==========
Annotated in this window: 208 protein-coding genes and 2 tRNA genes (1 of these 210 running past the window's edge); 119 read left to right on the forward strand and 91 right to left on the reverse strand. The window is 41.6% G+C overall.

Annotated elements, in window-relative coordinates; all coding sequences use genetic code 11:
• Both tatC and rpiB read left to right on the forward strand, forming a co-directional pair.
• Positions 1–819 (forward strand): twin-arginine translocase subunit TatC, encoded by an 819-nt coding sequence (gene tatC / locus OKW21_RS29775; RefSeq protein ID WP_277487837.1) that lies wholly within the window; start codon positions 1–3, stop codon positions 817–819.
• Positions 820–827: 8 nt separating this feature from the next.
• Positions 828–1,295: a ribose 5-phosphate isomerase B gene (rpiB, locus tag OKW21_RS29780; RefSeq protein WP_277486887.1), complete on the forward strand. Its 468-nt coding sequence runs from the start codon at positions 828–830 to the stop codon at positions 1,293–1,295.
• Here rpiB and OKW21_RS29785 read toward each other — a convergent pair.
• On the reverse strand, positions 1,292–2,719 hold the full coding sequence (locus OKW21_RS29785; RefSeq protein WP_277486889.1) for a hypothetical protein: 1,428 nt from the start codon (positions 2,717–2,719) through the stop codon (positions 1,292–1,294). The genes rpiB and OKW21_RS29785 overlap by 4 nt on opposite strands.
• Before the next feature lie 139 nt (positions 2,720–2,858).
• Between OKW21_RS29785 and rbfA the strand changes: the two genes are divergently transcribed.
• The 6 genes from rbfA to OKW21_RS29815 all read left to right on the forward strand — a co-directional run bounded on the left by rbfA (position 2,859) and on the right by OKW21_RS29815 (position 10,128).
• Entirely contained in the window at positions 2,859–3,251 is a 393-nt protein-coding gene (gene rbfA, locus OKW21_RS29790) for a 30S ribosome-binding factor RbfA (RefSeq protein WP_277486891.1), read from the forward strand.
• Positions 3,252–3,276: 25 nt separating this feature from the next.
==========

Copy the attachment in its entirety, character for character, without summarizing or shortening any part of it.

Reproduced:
Annotated in this window: 208 protein-coding genes and 2 tRNA genes (1 of these 210 running past the window's edge); 119 read left to right on the forward strand and 91 right to left on the reverse strand. The window is 41.6% G+C overall.

Annotated elements, in window-relative coordinates; all coding sequences use genetic code 11:
• Both tatC and rpiB read left to right on the forward strand, forming a co-directional pair.
• Positions 1–819 (forward strand): twin-arginine translocase subunit TatC, encoded by an 819-nt coding sequence (gene tatC / locus OKW21_RS29775; RefSeq protein ID WP_277487837.1) that lies wholly within the window; start codon positions 1–3, stop codon positions 817–819.
• Positions 820–827: 8 nt separating this feature from the next.
• Positions 828–1,295: a ribose 5-phosphate isomerase B gene (rpiB, locus tag OKW21_RS29780; RefSeq protein WP_277486887.1), complete on the forward strand. Its 468-nt coding sequence runs from the start codon at positions 828–830 to the stop codon at positions 1,293–1,295.
• Here rpiB and OKW21_RS29785 read toward each other — a convergent pair.
• On the reverse strand, positions 1,292–2,719 hold the full coding sequence (locus OKW21_RS29785; RefSeq protein WP_277486889.1) for a hypothetical protein: 1,428 nt from the start codon (positions 2,717–2,719) through the stop codon (positions 1,292–1,294). The genes rpiB and OKW21_RS29785 overlap by 4 nt on opposite strands.
• Before the next feature lie 139 nt (positions 2,720–2,858).
• Between OKW21_RS29785 and rbfA the strand changes: the two genes are divergently transcribed.
• The 6 genes from rbfA to OKW21_RS29815 all read left to right on the forward strand — a co-directional run bounded on the left by rbfA (position 2,859) and on the right by OKW21_RS29815 (position 10,128).
• Entirely contained in the window at positions 2,859–3,251 is a 393-nt protein-coding gene (gene rbfA, locus OKW21_RS29790) for a 30S ribosome-binding factor RbfA (RefSeq protein WP_277486891.1), read from the forward strand.
• Positions 3,252–3,276: 25 nt separating this feature from the next.